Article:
Tuesday, 9 August 2016

Books 57 & 58 of 2015: The Wife of Bath by Geoffrey Chaucer & The Beautifull Cassandra by Jane Austen

Both of this week's books are from Penguin's 80th Anniversary Little Black Classics collection. I read these almost exactly a year ago and I'm guessing that I was looking for something quick to tide me over until the following week's challenge read began. These are less than 60 pages each so they're the perfect books to read in between bigger novels.

The Wife of Bath is one of the stories from Geoffrey Chaucer's The Canterbury Tales. It gives a little glimpse into women of the period when it was written, and follows the story of a Knight who is to be punished for attacking a woman. Guinevere intercedes and saves him from death, but only on the condition that he must find out what women desire most.

I was actually rather surprised at some of the ideas expressed in this little book. It includes ideas about women being in charge in a relationship, which was not something that I expected from a book written in the 14th Century.

I also liked that it was written in verse. I would love to see it as it was in its original Middle English. I loved studying it during my linguistics course and it would be fun to decode it alongside the English translation. It was a surprisingly fun little read. I really enjoyed it.

At some point I would like to read the rest of The Canterbury Tales. I wonder if you can get a combination edition with both the original text and the translation. Actually, I might have a copy of The Canterbury Tales on my Kindle. I'll have to look into it.

I followed up The Wife of Bath with The Beautifull Cassandra by Jane Austen. And, yup, that's the actual title of it. It was written by a rather young Austen and preserves all of her spelling errors. It's a tale of a young woman who goes out into the world to make her fortune.

I'll admit, until last year's reading challenge, I'd never really read much Austen. I'd started reading Emma once, but never finished it, and I'd read Persuasion but that was about it. Then I read and fell in love with Emma and made it through Pride and Prejudice as well so this seemed like a logical choice for a quick read.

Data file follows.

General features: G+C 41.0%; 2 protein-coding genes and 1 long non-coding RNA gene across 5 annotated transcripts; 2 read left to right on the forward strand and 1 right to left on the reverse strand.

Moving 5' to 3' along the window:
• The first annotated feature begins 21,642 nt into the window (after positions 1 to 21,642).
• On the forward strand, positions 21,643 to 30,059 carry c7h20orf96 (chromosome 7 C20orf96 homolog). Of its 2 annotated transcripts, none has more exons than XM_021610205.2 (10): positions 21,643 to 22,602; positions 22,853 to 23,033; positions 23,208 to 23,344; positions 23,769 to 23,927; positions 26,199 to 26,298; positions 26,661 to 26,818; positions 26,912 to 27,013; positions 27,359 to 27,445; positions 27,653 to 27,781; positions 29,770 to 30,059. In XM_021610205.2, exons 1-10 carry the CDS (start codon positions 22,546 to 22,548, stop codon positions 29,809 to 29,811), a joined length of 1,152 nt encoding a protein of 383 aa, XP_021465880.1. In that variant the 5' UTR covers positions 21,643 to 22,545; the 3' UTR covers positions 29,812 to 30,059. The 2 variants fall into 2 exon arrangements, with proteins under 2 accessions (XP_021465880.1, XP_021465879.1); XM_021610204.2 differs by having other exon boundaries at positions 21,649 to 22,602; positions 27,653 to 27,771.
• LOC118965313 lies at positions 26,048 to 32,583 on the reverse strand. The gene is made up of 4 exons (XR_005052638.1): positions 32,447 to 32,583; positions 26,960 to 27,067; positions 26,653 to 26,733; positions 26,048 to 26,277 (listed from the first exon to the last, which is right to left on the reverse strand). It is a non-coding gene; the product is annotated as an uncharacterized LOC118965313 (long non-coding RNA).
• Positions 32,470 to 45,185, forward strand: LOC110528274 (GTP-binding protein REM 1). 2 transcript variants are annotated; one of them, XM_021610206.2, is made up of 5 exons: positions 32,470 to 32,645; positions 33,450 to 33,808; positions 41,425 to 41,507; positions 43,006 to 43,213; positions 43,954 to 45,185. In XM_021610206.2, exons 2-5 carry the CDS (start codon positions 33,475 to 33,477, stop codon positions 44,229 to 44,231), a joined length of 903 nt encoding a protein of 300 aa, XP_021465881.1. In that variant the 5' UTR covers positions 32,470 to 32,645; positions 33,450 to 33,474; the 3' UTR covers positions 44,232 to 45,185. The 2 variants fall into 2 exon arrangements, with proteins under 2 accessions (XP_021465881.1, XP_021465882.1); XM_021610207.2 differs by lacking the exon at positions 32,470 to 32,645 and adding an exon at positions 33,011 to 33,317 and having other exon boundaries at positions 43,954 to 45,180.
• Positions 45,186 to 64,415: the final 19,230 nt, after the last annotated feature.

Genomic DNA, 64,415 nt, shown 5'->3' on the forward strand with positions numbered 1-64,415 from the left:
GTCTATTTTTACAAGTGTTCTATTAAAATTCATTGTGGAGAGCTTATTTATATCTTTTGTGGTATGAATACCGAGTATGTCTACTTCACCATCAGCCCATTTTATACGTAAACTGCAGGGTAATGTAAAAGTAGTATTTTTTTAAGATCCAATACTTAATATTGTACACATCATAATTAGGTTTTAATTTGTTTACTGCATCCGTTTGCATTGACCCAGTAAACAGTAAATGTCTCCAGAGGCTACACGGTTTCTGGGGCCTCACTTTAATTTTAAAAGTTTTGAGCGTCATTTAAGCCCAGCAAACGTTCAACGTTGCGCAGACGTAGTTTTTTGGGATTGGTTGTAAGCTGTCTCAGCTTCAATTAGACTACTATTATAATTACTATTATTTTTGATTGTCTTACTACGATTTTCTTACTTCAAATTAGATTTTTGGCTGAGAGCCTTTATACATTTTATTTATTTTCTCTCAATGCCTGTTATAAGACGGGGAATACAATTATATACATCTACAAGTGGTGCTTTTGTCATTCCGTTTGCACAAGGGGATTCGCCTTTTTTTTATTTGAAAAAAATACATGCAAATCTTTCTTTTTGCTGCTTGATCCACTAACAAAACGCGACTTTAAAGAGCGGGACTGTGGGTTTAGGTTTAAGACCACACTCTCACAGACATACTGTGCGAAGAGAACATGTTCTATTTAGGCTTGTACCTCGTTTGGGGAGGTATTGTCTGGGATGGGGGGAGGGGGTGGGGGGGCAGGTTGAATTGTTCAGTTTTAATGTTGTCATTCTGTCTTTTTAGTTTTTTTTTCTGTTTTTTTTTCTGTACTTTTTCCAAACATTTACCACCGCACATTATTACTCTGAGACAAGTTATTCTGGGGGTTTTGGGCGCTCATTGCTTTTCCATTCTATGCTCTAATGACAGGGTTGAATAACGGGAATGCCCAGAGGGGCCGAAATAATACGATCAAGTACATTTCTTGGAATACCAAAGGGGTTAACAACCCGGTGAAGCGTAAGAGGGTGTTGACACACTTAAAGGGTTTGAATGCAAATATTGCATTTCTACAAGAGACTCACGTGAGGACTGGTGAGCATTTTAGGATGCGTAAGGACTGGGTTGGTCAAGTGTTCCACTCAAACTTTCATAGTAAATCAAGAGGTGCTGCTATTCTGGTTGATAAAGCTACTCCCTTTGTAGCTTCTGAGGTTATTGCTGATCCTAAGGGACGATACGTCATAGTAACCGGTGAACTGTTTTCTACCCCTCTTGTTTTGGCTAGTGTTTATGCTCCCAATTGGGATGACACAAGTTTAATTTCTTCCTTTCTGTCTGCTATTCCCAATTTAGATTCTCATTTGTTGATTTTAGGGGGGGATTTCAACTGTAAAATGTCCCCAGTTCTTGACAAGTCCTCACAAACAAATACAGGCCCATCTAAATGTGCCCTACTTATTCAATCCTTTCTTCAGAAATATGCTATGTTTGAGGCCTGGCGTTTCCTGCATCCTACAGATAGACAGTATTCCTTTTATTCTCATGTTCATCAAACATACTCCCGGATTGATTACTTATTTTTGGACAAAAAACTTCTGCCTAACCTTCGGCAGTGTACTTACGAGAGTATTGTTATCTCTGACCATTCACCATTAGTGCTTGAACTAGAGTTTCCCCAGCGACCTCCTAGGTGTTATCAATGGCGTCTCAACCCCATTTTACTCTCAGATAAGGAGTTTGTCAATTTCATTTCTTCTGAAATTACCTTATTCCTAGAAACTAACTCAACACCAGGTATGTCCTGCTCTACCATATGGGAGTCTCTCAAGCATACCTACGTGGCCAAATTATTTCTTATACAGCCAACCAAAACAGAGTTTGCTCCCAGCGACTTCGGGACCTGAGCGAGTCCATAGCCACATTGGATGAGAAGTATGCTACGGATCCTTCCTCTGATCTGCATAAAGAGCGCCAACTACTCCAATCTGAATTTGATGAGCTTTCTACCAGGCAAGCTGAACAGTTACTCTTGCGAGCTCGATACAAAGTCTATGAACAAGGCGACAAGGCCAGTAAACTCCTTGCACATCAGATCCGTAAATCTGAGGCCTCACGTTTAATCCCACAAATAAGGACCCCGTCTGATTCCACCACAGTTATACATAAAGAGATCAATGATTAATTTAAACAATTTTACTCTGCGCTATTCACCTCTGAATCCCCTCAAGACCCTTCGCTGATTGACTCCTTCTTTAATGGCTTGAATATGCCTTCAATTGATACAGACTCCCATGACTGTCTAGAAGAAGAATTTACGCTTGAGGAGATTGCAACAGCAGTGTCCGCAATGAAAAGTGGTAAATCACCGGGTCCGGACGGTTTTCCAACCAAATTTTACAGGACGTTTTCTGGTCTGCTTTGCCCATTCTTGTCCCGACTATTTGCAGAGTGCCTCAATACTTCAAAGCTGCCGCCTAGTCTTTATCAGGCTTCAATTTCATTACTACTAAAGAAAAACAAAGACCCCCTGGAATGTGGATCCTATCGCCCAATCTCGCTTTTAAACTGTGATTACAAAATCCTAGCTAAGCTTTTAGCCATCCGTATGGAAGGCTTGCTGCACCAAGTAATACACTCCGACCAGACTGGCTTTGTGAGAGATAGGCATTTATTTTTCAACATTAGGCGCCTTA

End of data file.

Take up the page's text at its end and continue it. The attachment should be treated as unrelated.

I really enjoyed this. It was interesting to get a glimpse into Jane Austen's writing as a teenager. In several points I felt like I could see hints of her style which would develop in her adult novels.

It was also funny because the stories in this book reminded me of the stories I would write in my youth (as well as other stories I've read which have been written by children and teenagers). The stories would always be heavily based on what I'd read or watched recently and it kind of makes me worry that some of those might be uncovered at some point in the future if I ever became a famous published author, hehe.

This book was rather implausible in places, though that's kind of to be expected considering it was written by someone with a rather limited would view. In places it was a bit tricky to follow as well. I thought it was quite sweet that they retained her (at times appalling) spelling and random capitalisation, though if it was me I would've found it terribly embarrassing to know that people were reading it.

I'd like to read the rest of the collection that this story was taken from. Yet another book to add to the list!

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